In the worst of times during World War II with rationing of gas and food, my family joined others in the United States by inviting a serviceman to lunch on December 25. For each of three Christmases we gave a soldier a few hours of attention and a home-cooked meal.
In preparation for the lunch in December, we saved a teaspoon of sugar in a special jar throughout the year. This was for two desserts. Each month Mother bought one food item. The menu never changed: turkey(sometimes a chicken), dressing, cranberry sauce, English peas, candied sweet potatoes, and pickled peaches. Dessert was Mother’s coconut cake and a chocolate pie -— made from scratch, of course.
Beginning in 1943 my grade-school sister and I, a gangly 13-year-old, planned and executed the room and table decorations: old Christmas cards dangling off a string hung above the doorways, a fresh cedar wreath on the front door, a small pine tree covered with silver balls and ringlets of construction paper (tinsel was needed for the war effort). Mother’s only white tablecloth, starched for the occasion, displayed her best dishes.
Thirty minutes before noon Dad left for the train depot, a mere 15-minute walk.Trains passed through our city to and from Memphis and New Orleans and crowds of service personnel choked the one-story building standing at the west end of downtown.
Dad’s responsibility was to select our guest. After entering the stuffy waiting room filled with cigarette smoke and the din of voices, he’d lean against a large column where he had full view. His eyes scanned each GI. He told us later how difficult it was to pick one serviceman from the hundreds milling around.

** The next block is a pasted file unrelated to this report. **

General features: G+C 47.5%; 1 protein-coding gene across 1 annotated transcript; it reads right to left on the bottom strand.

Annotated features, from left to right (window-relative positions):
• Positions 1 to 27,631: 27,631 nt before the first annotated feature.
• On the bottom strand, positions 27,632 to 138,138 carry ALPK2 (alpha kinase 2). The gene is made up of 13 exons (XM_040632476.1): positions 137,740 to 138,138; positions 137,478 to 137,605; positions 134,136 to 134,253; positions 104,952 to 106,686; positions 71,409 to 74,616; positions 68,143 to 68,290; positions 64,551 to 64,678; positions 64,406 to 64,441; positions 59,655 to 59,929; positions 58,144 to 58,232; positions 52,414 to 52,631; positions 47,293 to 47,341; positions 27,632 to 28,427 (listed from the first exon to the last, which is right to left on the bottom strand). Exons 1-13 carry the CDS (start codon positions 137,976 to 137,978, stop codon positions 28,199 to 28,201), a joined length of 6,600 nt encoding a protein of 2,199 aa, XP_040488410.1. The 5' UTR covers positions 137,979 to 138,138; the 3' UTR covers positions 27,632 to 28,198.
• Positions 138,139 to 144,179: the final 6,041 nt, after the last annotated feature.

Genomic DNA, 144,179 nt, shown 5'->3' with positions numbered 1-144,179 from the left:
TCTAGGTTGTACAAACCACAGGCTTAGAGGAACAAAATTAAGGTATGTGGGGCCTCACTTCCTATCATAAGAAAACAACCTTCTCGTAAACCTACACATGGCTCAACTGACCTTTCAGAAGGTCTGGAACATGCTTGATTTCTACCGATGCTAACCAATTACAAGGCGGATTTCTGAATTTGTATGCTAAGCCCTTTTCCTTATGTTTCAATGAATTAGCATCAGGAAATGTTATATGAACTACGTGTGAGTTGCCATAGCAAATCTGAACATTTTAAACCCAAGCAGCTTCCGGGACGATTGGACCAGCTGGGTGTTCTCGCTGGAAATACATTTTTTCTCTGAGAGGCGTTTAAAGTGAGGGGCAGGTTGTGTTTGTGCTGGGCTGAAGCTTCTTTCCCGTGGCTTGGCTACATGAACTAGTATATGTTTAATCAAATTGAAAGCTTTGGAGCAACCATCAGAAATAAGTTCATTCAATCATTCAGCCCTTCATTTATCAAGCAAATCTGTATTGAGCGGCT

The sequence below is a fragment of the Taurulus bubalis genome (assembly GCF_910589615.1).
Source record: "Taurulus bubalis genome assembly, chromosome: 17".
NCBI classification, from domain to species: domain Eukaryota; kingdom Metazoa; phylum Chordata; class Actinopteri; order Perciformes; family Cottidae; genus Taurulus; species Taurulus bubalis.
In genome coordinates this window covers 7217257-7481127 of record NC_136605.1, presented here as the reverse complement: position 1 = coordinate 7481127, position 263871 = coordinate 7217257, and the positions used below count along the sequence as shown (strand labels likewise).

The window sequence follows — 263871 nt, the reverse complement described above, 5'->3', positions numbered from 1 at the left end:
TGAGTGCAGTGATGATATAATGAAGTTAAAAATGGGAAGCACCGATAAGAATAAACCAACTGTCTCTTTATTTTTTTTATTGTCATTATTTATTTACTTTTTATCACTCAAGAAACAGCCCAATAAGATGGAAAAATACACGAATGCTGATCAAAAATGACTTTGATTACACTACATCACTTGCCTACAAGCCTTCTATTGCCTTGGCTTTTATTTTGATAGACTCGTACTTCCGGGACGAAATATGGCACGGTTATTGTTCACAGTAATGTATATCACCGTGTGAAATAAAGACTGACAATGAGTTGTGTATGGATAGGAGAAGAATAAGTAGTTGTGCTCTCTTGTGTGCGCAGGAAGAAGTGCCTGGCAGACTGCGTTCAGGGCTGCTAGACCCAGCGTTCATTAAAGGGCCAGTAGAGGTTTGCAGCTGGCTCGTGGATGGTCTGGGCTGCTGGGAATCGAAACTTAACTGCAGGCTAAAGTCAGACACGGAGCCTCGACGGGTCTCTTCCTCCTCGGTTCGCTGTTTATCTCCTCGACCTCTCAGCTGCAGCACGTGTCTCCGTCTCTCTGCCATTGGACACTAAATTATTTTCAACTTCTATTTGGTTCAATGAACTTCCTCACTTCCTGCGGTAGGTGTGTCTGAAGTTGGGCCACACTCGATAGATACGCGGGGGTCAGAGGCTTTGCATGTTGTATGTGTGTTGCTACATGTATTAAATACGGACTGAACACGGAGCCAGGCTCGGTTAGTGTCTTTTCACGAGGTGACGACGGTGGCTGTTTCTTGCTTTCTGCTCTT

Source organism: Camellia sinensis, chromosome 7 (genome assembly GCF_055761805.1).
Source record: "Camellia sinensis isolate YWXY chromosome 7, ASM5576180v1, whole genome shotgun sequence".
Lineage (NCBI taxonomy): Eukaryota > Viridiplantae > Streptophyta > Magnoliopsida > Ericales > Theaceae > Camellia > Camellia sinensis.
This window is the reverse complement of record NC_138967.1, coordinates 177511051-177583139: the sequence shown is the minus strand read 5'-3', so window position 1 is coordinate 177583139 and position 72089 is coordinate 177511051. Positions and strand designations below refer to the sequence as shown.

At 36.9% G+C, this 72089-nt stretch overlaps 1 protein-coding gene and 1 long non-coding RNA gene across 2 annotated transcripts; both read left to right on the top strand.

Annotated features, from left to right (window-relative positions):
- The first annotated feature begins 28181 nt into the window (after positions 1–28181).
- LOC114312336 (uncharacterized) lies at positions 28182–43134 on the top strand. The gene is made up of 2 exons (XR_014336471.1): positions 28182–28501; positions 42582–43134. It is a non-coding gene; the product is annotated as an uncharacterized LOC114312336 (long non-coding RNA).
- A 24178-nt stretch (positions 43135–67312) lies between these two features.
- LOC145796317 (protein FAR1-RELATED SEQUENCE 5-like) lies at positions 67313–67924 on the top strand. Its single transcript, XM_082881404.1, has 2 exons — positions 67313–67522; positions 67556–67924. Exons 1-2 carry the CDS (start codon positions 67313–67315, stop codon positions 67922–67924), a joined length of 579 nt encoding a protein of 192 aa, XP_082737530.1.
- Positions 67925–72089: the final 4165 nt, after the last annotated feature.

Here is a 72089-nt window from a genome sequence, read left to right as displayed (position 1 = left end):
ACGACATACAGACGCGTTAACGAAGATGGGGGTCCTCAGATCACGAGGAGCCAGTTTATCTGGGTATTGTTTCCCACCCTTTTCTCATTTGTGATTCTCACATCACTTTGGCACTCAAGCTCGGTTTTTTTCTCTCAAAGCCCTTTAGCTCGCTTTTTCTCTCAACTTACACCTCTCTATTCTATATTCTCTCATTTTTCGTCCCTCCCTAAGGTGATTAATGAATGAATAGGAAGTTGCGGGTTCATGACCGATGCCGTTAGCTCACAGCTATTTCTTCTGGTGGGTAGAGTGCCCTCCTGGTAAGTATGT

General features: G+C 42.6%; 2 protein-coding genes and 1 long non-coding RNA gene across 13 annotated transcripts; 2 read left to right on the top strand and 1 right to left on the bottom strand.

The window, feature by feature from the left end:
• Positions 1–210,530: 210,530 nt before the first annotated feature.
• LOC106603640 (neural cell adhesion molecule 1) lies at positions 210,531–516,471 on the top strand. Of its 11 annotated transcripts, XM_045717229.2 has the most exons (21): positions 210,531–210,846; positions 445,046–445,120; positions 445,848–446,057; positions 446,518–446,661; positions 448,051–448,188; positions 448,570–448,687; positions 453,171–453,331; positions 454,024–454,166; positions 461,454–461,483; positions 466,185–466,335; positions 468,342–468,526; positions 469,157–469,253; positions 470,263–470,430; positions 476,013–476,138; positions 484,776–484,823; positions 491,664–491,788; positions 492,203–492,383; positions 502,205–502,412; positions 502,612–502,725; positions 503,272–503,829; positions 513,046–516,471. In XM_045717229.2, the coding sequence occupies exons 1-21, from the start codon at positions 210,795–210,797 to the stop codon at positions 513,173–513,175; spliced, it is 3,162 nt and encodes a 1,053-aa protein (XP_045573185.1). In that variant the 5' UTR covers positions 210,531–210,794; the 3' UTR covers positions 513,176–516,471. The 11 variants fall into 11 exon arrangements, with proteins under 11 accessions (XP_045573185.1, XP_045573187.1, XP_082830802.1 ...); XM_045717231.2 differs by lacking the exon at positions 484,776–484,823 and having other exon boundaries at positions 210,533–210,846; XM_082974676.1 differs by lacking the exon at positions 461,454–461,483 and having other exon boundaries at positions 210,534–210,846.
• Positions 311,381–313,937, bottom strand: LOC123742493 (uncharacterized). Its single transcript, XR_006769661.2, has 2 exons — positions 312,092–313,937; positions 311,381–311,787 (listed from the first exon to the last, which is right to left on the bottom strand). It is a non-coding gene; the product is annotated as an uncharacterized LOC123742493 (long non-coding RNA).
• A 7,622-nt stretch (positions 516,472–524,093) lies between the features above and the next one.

“They looked so vulnerable, so young,” he said later. “I hated that we couldn’t offer food to all of them.” He told us he searched for the young man who looked the most scared and lonely.
“You in town for awhile?” he’d ask the stranger. “There’s a hot meal waiting at my house. Want to join me and the family?” He and the hungry GI walked slowly back to our house chatting. This was Dad’s son for the day.
At the doorway we sisters rushed to embrace the soldier like he was a returning brother, pressing a small gift into his hands. At the table he could hardly swallow a bite of food, as we peppered him with questions about his life,his family, his state. After dessert and coffee we said our goodbyes reluctantly and Dad returned to the depot with a contented soldier, his duffle bag slung over one shoulder and a package of food for his supper in his hand.
Whether these young men completed their tours of duty, or died on some lonely spot of foreign soil, we never knew. However, they're a part of our memories of that time.
We sisters 10 years later